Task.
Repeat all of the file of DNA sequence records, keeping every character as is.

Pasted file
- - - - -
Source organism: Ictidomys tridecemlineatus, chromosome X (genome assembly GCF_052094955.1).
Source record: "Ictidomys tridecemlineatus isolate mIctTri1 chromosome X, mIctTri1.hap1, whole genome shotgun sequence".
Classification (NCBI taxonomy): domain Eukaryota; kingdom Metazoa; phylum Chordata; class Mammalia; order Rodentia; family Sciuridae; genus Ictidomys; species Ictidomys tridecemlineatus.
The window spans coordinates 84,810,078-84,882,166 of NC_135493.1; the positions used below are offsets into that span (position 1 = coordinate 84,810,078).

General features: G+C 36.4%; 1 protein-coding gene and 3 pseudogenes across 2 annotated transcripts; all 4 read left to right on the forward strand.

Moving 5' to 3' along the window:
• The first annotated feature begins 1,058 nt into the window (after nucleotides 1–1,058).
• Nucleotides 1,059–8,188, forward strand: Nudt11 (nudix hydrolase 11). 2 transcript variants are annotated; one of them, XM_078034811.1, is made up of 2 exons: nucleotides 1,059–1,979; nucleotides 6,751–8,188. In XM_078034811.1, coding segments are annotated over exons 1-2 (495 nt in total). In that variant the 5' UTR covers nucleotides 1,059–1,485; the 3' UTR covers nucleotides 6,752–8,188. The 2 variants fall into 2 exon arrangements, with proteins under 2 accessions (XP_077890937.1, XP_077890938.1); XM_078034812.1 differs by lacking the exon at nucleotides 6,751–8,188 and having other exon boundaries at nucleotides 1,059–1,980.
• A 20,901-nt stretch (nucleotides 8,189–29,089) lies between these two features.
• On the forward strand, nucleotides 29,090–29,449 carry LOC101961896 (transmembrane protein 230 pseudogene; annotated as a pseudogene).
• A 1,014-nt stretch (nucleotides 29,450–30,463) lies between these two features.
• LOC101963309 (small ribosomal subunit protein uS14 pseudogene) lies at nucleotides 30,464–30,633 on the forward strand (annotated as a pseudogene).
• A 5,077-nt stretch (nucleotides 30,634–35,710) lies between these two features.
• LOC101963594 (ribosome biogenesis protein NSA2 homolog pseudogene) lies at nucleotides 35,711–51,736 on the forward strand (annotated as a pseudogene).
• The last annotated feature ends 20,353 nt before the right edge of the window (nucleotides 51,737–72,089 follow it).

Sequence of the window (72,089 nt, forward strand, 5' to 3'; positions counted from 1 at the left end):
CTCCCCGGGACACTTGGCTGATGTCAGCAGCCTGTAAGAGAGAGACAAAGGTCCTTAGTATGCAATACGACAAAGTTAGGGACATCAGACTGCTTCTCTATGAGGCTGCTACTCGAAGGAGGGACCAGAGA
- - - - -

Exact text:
Source organism: Ictidomys tridecemlineatus, chromosome X (genome assembly GCF_052094955.1).
Source record: "Ictidomys tridecemlineatus isolate mIctTri1 chromosome X, mIctTri1.hap1, whole genome shotgun sequence".
Classification (NCBI taxonomy): domain Eukaryota; kingdom Metazoa; phylum Chordata; class Mammalia; order Rodentia; family Sciuridae; genus Ictidomys; species Ictidomys tridecemlineatus.
The window spans coordinates 84,810,078-84,882,166 of NC_135493.1; the positions used below are offsets into that span (position 1 = coordinate 84,810,078).

General features: G+C 36.4%; 1 protein-coding gene and 3 pseudogenes across 2 annotated transcripts; all 4 read left to right on the forward strand.

Moving 5' to 3' along the window:
• The first annotated feature begins 1,058 nt into the window (after nucleotides 1–1,058).
• Nucleotides 1,059–8,188, forward strand: Nudt11 (nudix hydrolase 11). 2 transcript variants are annotated; one of them, XM_078034811.1, is made up of 2 exons: nucleotides 1,059–1,979; nucleotides 6,751–8,188. In XM_078034811.1, coding segments are annotated over exons 1-2 (495 nt in total). In that variant the 5' UTR covers nucleotides 1,059–1,485; the 3' UTR covers nucleotides 6,752–8,188. The 2 variants fall into 2 exon arrangements, with proteins under 2 accessions (XP_077890937.1, XP_077890938.1); XM_078034812.1 differs by lacking the exon at nucleotides 6,751–8,188 and having other exon boundaries at nucleotides 1,059–1,980.
• A 20,901-nt stretch (nucleotides 8,189–29,089) lies between these two features.
• On the forward strand, nucleotides 29,090–29,449 carry LOC101961896 (transmembrane protein 230 pseudogene; annotated as a pseudogene).
• A 1,014-nt stretch (nucleotides 29,450–30,463) lies between these two features.
• LOC101963309 (small ribosomal subunit protein uS14 pseudogene) lies at nucleotides 30,464–30,633 on the forward strand (annotated as a pseudogene).
• A 5,077-nt stretch (nucleotides 30,634–35,710) lies between these two features.
• LOC101963594 (ribosome biogenesis protein NSA2 homolog pseudogene) lies at nucleotides 35,711–51,736 on the forward strand (annotated as a pseudogene).
• The last annotated feature ends 20,353 nt before the right edge of the window (nucleotides 51,737–72,089 follow it).

Sequence of the window (72,089 nt, forward strand, 5' to 3'; positions counted from 1 at the left end):
CTCCCCGGGACACTTGGCTGATGTCAGCAGCCTGTAAGAGAGAGACAAAGGTCCTTAGTATGCAATACGACAAAGTTAGGGACATCAGACTGCTTCTCTATGAGGCTGCTACTCGAAGGAGGGACCAGAGA